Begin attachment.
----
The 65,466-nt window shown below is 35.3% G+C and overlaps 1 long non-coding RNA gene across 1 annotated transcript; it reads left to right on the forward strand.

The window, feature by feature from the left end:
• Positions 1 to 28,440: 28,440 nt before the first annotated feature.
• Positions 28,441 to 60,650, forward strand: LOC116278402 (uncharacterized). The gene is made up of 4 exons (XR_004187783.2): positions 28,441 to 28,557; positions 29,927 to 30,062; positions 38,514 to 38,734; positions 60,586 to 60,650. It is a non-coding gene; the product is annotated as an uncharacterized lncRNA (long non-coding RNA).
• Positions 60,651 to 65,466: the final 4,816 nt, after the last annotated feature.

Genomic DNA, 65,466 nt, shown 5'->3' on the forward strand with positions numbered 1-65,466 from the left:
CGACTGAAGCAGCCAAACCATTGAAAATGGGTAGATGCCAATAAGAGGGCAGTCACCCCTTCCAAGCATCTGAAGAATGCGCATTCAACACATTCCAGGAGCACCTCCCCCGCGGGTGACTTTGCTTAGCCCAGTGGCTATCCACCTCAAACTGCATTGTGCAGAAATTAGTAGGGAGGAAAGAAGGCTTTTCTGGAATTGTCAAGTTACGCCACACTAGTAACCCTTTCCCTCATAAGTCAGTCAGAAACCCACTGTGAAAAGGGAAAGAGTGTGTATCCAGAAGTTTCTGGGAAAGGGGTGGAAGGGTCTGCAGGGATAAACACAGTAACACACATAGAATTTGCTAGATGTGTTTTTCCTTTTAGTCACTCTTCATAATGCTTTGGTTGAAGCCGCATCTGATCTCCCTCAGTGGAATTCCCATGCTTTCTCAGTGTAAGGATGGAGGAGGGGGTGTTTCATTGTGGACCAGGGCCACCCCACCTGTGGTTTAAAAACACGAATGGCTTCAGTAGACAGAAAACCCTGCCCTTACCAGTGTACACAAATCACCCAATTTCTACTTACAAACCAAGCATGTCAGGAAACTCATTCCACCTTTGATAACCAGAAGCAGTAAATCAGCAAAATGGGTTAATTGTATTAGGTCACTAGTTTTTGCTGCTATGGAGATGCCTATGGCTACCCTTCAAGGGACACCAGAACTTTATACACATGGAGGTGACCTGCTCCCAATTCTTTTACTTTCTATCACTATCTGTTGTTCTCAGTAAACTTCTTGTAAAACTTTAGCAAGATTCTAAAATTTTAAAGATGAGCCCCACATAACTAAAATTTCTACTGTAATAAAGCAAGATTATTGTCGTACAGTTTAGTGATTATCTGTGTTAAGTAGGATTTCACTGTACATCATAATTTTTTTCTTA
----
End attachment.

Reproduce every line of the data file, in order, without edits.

The 65,466-nt window shown below is 35.3% G+C and overlaps 1 long non-coding RNA gene across 1 annotated transcript; it reads left to right on the forward strand.

The window, feature by feature from the left end:
• Positions 1 to 28,440: 28,440 nt before the first annotated feature.
• Positions 28,441 to 60,650, forward strand: LOC116278402 (uncharacterized). The gene is made up of 4 exons (XR_004187783.2): positions 28,441 to 28,557; positions 29,927 to 30,062; positions 38,514 to 38,734; positions 60,586 to 60,650. It is a non-coding gene; the product is annotated as an uncharacterized lncRNA (long non-coding RNA).
• Positions 60,651 to 65,466: the final 4,816 nt, after the last annotated feature.

Genomic DNA, 65,466 nt, shown 5'->3' on the forward strand with positions numbered 1-65,466 from the left:
CGACTGAAGCAGCCAAACCATTGAAAATGGGTAGATGCCAATAAGAGGGCAGTCACCCCTTCCAAGCATCTGAAGAATGCGCATTCAACACATTCCAGGAGCACCTCCCCCGCGGGTGACTTTGCTTAGCCCAGTGGCTATCCACCTCAAACTGCATTGTGCAGAAATTAGTAGGGAGGAAAGAAGGCTTTTCTGGAATTGTCAAGTTACGCCACACTAGTAACCCTTTCCCTCATAAGTCAGTCAGAAACCCACTGTGAAAAGGGAAAGAGTGTGTATCCAGAAGTTTCTGGGAAAGGGGTGGAAGGGTCTGCAGGGATAAACACAGTAACACACATAGAATTTGCTAGATGTGTTTTTCCTTTTAGTCACTCTTCATAATGCTTTGGTTGAAGCCGCATCTGATCTCCCTCAGTGGAATTCCCATGCTTTCTCAGTGTAAGGATGGAGGAGGGGGTGTTTCATTGTGGACCAGGGCCACCCCACCTGTGGTTTAAAAACACGAATGGCTTCAGTAGACAGAAAACCCTGCCCTTACCAGTGTACACAAATCACCCAATTTCTACTTACAAACCAAGCATGTCAGGAAACTCATTCCACCTTTGATAACCAGAAGCAGTAAATCAGCAAAATGGGTTAATTGTATTAGGTCACTAGTTTTTGCTGCTATGGAGATGCCTATGGCTACCCTTCAAGGGACACCAGAACTTTATACACATGGAGGTGACCTGCTCCCAATTCTTTTACTTTCTATCACTATCTGTTGTTCTCAGTAAACTTCTTGTAAAACTTTAGCAAGATTCTAAAATTTTAAAGATGAGCCCCACATAACTAAAATTTCTACTGTAATAAAGCAAGATTATTGTCGTACAGTTTAGTGATTATCTGTGTTAAGTAGGATTTCACTGTACATCATAATTTTTTTCTTA